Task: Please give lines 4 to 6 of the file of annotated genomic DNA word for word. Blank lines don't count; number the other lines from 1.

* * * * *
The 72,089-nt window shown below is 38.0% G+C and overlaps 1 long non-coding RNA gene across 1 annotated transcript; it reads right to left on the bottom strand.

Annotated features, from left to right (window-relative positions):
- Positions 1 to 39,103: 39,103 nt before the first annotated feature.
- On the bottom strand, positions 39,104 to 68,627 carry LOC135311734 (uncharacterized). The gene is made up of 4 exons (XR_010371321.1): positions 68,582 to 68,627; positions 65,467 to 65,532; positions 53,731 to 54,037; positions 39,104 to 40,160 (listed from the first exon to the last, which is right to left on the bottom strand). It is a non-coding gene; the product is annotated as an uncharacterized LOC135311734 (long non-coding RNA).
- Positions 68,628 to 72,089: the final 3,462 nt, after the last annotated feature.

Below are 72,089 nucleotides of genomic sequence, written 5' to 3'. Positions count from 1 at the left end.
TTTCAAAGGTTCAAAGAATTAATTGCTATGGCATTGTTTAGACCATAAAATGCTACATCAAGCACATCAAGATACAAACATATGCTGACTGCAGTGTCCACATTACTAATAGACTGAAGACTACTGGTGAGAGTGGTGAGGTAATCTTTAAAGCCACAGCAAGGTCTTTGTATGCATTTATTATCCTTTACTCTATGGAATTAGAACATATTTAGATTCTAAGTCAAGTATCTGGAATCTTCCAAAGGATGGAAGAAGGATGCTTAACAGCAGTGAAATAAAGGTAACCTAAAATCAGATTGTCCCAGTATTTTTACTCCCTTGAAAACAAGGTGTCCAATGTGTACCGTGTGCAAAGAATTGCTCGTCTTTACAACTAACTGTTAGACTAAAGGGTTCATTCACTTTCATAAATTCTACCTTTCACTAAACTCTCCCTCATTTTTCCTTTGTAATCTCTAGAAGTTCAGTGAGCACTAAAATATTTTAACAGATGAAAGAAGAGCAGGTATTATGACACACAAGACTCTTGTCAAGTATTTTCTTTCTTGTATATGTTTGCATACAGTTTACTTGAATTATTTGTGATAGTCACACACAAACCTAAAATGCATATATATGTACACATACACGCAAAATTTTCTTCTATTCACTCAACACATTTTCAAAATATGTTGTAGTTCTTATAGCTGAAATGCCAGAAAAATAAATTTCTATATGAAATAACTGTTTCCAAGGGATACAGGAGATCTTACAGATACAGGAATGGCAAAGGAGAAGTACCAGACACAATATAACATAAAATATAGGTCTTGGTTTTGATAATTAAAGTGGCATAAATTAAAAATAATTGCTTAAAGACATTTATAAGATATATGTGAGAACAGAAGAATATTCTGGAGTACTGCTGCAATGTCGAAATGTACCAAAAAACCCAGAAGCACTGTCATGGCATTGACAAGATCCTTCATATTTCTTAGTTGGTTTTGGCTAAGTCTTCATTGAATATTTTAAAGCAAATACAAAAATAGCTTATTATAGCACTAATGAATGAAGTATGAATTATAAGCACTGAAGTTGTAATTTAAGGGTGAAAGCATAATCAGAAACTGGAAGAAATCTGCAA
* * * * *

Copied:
- On the bottom strand, positions 39,104 to 68,627 carry LOC135311734 (uncharacterized). The gene is made up of 4 exons (XR_010371321.1): positions 68,582 to 68,627; positions 65,467 to 65,532; positions 53,731 to 54,037; positions 39,104 to 40,160 (listed from the first exon to the last, which is right to left on the bottom strand). It is a non-coding gene; the product is annotated as an uncharacterized LOC135311734 (long non-coding RNA).
- Positions 68,628 to 72,089: the final 3,462 nt, after the last annotated feature.

Below are 72,089 nucleotides of genomic sequence, written 5' to 3'. Positions count from 1 at the left end.